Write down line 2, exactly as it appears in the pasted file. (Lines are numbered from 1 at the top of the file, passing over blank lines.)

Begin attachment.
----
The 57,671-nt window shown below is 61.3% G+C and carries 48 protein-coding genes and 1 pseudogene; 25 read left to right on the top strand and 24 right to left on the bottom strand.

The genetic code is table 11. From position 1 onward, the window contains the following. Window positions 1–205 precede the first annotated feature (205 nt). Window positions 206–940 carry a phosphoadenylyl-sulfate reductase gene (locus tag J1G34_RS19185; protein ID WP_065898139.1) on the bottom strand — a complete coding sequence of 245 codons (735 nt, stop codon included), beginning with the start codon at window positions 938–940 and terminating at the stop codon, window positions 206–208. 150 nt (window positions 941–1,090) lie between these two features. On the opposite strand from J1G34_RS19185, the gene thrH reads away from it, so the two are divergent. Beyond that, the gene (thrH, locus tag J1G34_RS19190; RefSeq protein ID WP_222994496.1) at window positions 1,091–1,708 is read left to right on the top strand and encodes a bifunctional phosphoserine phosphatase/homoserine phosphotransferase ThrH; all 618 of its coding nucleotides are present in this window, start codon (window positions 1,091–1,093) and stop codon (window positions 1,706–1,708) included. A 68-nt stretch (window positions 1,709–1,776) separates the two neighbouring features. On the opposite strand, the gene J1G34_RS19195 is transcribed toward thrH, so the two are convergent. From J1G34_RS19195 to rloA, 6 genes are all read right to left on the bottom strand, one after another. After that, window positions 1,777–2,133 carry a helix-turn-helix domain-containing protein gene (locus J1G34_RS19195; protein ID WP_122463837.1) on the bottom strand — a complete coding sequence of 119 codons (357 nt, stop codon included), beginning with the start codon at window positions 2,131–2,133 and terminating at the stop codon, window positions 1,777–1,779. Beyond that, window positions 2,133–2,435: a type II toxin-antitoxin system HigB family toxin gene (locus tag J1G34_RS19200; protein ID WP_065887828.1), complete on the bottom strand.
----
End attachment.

The genetic code is table 11. From position 1 onward, the window contains the following. Window positions 1–205 precede the first annotated feature (205 nt). Window positions 206–940 carry a phosphoadenylyl-sulfate reductase gene (locus tag J1G34_RS19185; protein ID WP_065898139.1) on the bottom strand — a complete coding sequence of 245 codons (735 nt, stop codon included), beginning with the start codon at window positions 938–940 and terminating at the stop codon, window positions 206–208. 150 nt (window positions 941–1,090) lie between these two features. On the opposite strand from J1G34_RS19185, the gene thrH reads away from it, so the two are divergent. Beyond that, the gene (thrH, locus tag J1G34_RS19190; RefSeq protein ID WP_222994496.1) at window positions 1,091–1,708 is read left to right on the top strand and encodes a bifunctional phosphoserine phosphatase/homoserine phosphotransferase ThrH; all 618 of its coding nucleotides are present in this window, start codon (window positions 1,091–1,093) and stop codon (window positions 1,706–1,708) included. A 68-nt stretch (window positions 1,709–1,776) separates the two neighbouring features. On the opposite strand, the gene J1G34_RS19195 is transcribed toward thrH, so the two are convergent. From J1G34_RS19195 to rloA, 6 genes are all read right to left on the bottom strand, one after another. After that, window positions 1,777–2,133 carry a helix-turn-helix domain-containing protein gene (locus J1G34_RS19195; protein ID WP_122463837.1) on the bottom strand — a complete coding sequence of 119 codons (357 nt, stop codon included), beginning with the start codon at window positions 2,131–2,133 and terminating at the stop codon, window positions 1,777–1,779. Beyond that, window positions 2,133–2,435: a type II toxin-antitoxin system HigB family toxin gene (locus tag J1G34_RS19200; protein ID WP_065887828.1), complete on the bottom strand.